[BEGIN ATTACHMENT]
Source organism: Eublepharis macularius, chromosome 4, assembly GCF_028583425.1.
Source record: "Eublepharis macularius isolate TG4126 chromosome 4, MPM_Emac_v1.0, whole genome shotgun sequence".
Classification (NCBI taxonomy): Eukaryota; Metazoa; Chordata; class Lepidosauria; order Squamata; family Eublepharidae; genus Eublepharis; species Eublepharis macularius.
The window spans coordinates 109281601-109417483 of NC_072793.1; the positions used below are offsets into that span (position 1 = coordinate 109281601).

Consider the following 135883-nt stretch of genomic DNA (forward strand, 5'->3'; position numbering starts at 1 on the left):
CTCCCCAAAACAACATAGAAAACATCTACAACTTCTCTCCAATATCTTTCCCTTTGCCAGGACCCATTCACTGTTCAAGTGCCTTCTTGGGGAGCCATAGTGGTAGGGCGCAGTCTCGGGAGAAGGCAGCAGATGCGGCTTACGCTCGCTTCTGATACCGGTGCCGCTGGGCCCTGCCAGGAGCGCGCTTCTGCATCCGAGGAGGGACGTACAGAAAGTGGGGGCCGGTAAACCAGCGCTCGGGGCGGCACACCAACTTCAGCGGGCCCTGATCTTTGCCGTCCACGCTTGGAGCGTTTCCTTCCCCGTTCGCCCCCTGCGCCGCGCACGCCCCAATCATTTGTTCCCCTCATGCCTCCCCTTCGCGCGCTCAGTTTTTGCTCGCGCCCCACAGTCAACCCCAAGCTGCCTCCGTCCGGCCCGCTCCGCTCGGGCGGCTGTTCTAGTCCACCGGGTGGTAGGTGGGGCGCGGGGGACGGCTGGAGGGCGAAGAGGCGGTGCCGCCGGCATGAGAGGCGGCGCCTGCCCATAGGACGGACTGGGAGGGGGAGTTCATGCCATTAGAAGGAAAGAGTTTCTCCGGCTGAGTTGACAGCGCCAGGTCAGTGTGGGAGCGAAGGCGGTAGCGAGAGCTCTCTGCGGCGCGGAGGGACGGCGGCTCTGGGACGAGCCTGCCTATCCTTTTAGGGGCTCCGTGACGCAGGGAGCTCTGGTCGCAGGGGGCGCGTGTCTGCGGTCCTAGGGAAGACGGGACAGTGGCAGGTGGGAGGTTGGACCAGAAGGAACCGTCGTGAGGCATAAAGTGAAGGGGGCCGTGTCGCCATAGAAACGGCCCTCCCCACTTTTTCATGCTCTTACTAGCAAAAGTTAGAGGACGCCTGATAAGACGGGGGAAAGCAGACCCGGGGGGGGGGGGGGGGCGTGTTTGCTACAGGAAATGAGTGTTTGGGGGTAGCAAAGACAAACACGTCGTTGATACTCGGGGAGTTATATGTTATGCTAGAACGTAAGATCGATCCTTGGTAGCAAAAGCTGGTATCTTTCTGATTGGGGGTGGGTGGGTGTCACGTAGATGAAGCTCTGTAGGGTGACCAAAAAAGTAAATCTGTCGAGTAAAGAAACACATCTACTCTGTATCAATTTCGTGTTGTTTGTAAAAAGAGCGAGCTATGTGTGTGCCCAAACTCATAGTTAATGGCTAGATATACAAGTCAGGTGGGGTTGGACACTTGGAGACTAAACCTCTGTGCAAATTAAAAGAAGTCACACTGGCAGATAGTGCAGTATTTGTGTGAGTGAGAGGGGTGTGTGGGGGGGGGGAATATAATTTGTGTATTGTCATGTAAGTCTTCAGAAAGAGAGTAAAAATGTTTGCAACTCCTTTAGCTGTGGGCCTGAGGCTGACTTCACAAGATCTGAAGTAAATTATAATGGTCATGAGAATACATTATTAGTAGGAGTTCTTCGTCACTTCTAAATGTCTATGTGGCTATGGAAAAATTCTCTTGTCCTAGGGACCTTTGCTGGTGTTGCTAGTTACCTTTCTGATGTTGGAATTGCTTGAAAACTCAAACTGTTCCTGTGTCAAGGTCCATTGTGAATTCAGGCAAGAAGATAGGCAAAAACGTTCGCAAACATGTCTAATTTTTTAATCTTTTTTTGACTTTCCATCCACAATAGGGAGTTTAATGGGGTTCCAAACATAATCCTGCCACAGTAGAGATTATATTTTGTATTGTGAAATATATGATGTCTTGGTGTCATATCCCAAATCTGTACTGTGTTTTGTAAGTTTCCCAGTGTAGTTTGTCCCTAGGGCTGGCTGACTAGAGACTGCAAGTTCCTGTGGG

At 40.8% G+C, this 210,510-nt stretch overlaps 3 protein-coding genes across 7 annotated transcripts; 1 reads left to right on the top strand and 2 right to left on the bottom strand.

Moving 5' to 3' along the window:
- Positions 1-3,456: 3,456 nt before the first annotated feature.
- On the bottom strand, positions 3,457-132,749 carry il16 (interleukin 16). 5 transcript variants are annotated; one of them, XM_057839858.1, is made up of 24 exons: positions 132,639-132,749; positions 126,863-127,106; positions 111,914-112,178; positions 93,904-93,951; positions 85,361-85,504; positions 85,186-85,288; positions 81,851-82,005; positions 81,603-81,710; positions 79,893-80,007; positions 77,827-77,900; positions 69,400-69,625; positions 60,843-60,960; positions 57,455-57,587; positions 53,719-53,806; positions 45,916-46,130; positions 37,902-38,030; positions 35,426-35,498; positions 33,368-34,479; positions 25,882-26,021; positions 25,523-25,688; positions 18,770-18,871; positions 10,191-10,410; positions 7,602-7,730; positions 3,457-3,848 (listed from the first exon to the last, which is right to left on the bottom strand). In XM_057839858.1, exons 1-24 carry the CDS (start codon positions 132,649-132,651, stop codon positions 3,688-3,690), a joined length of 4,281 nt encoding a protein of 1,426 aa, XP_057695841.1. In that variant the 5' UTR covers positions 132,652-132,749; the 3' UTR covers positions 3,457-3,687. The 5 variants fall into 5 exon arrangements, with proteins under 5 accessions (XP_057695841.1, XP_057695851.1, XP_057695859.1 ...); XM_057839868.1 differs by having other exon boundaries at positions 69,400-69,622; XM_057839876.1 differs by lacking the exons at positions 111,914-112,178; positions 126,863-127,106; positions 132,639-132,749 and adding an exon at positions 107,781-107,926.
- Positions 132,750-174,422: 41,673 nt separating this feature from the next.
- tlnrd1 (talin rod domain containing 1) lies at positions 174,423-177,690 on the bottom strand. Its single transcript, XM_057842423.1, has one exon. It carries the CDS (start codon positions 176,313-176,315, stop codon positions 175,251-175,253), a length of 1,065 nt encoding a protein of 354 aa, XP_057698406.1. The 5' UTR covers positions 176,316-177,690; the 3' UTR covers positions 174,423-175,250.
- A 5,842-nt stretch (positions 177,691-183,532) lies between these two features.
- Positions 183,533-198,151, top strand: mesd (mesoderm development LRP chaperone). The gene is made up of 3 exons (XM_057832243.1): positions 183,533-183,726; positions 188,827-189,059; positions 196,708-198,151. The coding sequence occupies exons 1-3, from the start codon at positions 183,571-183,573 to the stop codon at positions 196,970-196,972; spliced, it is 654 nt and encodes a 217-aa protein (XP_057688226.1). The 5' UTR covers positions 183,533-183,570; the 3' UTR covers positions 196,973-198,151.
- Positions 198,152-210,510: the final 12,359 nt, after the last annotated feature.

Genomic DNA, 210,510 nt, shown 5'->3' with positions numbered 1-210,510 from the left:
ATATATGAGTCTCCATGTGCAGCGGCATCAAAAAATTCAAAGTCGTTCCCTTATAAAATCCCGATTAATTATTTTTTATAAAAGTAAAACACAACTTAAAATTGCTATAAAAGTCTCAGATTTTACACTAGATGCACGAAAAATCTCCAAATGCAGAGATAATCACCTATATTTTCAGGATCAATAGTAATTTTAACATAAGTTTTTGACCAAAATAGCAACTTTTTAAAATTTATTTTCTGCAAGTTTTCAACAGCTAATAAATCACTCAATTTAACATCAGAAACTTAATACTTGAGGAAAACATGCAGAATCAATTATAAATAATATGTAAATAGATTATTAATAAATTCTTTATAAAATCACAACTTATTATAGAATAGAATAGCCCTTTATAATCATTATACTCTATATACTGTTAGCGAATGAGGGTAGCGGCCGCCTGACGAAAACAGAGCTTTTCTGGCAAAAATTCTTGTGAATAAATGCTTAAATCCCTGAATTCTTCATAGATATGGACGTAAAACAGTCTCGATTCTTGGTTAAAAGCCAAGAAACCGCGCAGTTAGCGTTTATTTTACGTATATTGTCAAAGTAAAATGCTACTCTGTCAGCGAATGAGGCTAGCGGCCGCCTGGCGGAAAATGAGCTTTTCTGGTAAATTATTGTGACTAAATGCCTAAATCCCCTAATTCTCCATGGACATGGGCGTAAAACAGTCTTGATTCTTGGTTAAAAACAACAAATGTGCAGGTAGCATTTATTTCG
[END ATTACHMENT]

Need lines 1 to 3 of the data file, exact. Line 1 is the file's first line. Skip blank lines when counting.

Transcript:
Source organism: Eublepharis macularius, chromosome 4, assembly GCF_028583425.1.
Source record: "Eublepharis macularius isolate TG4126 chromosome 4, MPM_Emac_v1.0, whole genome shotgun sequence".
Classification (NCBI taxonomy): Eukaryota; Metazoa; Chordata; class Lepidosauria; order Squamata; family Eublepharidae; genus Eublepharis; species Eublepharis macularius.